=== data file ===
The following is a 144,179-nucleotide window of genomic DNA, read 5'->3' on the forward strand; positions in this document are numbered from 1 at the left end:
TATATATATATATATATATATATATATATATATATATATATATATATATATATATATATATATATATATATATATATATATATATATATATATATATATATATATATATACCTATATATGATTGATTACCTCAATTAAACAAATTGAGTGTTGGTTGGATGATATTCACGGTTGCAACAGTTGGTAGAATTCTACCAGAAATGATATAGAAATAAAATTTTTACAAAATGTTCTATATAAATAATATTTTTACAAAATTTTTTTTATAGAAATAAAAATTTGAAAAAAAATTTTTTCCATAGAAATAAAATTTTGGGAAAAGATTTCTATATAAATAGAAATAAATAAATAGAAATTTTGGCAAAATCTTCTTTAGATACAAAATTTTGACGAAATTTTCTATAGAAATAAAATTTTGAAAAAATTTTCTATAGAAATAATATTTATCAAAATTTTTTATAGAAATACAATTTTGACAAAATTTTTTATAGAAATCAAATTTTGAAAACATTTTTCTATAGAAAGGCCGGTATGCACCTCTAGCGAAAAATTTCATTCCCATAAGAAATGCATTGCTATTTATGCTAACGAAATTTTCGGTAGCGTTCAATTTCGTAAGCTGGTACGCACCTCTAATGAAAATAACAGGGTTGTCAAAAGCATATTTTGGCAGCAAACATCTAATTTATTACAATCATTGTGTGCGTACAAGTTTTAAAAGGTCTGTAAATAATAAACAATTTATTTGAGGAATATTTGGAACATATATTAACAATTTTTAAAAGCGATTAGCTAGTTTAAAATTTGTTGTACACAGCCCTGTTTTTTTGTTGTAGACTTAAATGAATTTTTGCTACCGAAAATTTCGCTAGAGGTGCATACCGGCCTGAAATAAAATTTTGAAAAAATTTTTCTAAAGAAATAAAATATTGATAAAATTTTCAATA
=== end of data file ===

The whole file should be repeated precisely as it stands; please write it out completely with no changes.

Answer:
The following is a 144,179-nucleotide window of genomic DNA, read 5'->3' on the forward strand; positions in this document are numbered from 1 at the left end:
TATATATATATATATATATATATATATATATATATATATATATATATATATATATATATATATATATATATATATATATATATATATATATATATATATATATATATATACCTATATATGATTGATTACCTCAATTAAACAAATTGAGTGTTGGTTGGATGATATTCACGGTTGCAACAGTTGGTAGAATTCTACCAGAAATGATATAGAAATAAAATTTTTACAAAATGTTCTATATAAATAATATTTTTACAAAATTTTTTTTATAGAAATAAAAATTTGAAAAAAAATTTTTTCCATAGAAATAAAATTTTGGGAAAAGATTTCTATATAAATAGAAATAAATAAATAGAAATTTTGGCAAAATCTTCTTTAGATACAAAATTTTGACGAAATTTTCTATAGAAATAAAATTTTGAAAAAATTTTCTATAGAAATAATATTTATCAAAATTTTTTATAGAAATACAATTTTGACAAAATTTTTTATAGAAATCAAATTTTGAAAACATTTTTCTATAGAAAGGCCGGTATGCACCTCTAGCGAAAAATTTCATTCCCATAAGAAATGCATTGCTATTTATGCTAACGAAATTTTCGGTAGCGTTCAATTTCGTAAGCTGGTACGCACCTCTAATGAAAATAACAGGGTTGTCAAAAGCATATTTTGGCAGCAAACATCTAATTTATTACAATCATTGTGTGCGTACAAGTTTTAAAAGGTCTGTAAATAATAAACAATTTATTTGAGGAATATTTGGAACATATATTAACAATTTTTAAAAGCGATTAGCTAGTTTAAAATTTGTTGTACACAGCCCTGTTTTTTTGTTGTAGACTTAAATGAATTTTTGCTACCGAAAATTTCGCTAGAGGTGCATACCGGCCTGAAATAAAATTTTGAAAAAATTTTTCTAAAGAAATAAAATATTGATAAAATTTTCAATA